Publication Date


Document Type


First Advisor

Frank, Mark R.

Degree Name

M.S. (Master of Science)

Legacy Department

Department of Geographic and Atmospheric Sciences


Magmatic-hydrothermal ore deposits contain metals sourced from a melt and transported to shallower levels by a magmatic volatile phase (MVP) where they can be deposited as native elements or structurally bound in sulfide or oxide minerals. Porphyry ore deposits are a major subclass of such and contain plentiful concentrations of societally significant metals including copper and gold. These deposits include the Grasberg porphyry Cu-Au-(Mo) deposit in Indonesia, the Bingham Canyon porphyry Cu-Mo-Au deposit in Utah, USA, and the Far Southeast porphyry Cu-Au deposit in the Philippines. In these systems gold is often found associated with bornite, intermediate solid solution (ISS, high-temperature chalcopyrite), and pyrrhotite. The relationship between gold concentrations and changes in temperature, pressure, mineral assemblage, and oxygen and sulfur fugacity of porphyry systems was evaluated in this study by conducting experiments simulating the porphyry ore environment. Experiments were performed at 700°C, 600°C, and 500°C, and 100 MPa or 50 MPa, with oxygen fugacity buffered at either MnO-Mn3O4 or Ni-NiO. The sulfur fugacity of the system was buffered by the 2 starting sulfide mineral assemblages, either chalcopyrite + pyrrhotite or chalcopyrite + pyrrhotite + bornite. Once experiments reached equilibrium, they were quenched, capsules were removed from the vessels, and sulfide crystals extracted from the capsules. Run-products were analyzed using a CAMECA SXFive Field Emission (SN 944) Electron Probe Microanalyzer, JEOL JSM-5610LV Scanning Electron Microscope, Shimadzu XRF-1800 Wavelength Dispersive X-ray Fluorescence Spectrometer, and Photon Machines Thermo Scientific ELEMENT 2 and 193 nm Excimer Laser Ablation Inductively Coupled Plasma Mass Spectrometer. Experiments conducted with starting chalcopyrite + pyrrhotite assemblage produced ISS with average gold concentration of 2.1(±0.7)x103 µg/g , 5.8(±0.7)x102 µg/g, and 1.5(±0.5)x102 µg/g at 700°C, 600°C, and 500°C, respectively and average gold concentrations in pyrrhotite of 0.4(±1)x102 µg/g at 700°C and below detection limit in experiments at 600°C and 500°C. Similarly, experiments with starting chalcopyrite + pyrrhotite + bornite mineral assemblage yielded average gold concentrations in ISS of 2.0(±0.6)x103 µg/g , 5(±1)x102 µg/g, and 3(±3)x101 µg/g at 700°C, 600°C, and 500°C, respectively. Average gold concentrations in bornite were measured to be 5(±1)x103 µg/g, 2.5(±0.7)x103 µg/g, and 0.5(±0.7)x103 µg/g at 700°C, 600°C, and 500°C, respectively. Exsolution lamellae and gold blebs and stringers were observed in bornite and ISS from experiments run with bornite included in the starting assemblage. Gold blebs and stringers were hosted central to lamellae or along lamellae and primary sulfide mineral boundaries. The presence of lamellae and metallic gold increased with increasing temperature in both bornite and ISS. Exsolution lamellae was not observed in experiments run with chalcopyrite + pyrrhotite starting assemblage. Very fine gold blebs were rarely observed using SEM-EDS and EPMA in ISS run-products from chalcopyrite + pyrrhotite starting assemblage experiments but not in pyrrhotite. Gold concentrations in bornite and ISS increased with increasing temperature and possibly with f_(S_2)^sys. Gold concentrations in pyrrhotite did not seem to be affected by temperature, f_(S_2)^sysor Cu concentration. Partition coefficients between bornite and ISS were calculated to be 2.45±1.01 at 700°C and 100 MPa, 3.25±1.31 at 600°C and 100 MPa, 5.00±2.19 at 600°C and 50 MPa, and 6.12±1.90 at 500°C and 100 MPa. The data in this study suggest that high-grade gold in porphyry ore deposits is most likely to be found associated with deep, high-temperature portions of the system that are central to shallow, magmatic, porphyritic intrusions and with elevated bornite to chalcopyrite ratios.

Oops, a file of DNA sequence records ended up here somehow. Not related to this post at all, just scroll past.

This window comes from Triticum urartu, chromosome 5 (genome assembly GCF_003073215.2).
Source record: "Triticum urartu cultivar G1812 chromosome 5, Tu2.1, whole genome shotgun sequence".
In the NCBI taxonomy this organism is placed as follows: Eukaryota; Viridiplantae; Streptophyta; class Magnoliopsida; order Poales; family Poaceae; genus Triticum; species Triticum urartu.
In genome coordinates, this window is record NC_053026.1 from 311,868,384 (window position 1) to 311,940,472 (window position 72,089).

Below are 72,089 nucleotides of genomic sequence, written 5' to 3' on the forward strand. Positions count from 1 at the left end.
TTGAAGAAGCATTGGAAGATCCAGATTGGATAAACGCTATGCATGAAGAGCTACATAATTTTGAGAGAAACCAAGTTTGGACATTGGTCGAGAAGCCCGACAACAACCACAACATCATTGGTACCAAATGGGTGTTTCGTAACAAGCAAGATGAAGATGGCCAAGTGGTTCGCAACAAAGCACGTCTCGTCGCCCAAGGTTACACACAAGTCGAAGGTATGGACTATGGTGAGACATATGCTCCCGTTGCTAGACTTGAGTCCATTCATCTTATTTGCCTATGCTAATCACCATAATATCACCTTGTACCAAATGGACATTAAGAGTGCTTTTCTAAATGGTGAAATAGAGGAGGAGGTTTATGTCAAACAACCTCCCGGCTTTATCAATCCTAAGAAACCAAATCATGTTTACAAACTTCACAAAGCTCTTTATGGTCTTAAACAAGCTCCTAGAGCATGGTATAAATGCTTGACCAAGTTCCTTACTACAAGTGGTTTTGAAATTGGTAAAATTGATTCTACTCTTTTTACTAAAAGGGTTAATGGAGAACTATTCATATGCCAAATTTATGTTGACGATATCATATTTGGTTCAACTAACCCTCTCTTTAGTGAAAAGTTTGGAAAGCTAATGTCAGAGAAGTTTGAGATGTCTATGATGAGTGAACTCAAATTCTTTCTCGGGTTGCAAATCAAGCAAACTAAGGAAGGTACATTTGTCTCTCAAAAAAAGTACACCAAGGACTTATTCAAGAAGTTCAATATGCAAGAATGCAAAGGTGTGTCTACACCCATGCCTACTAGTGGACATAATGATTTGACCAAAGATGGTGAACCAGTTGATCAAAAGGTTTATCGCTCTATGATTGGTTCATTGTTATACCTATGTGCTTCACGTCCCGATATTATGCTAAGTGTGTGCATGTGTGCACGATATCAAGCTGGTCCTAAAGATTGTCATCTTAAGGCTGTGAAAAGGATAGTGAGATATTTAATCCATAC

294 pages




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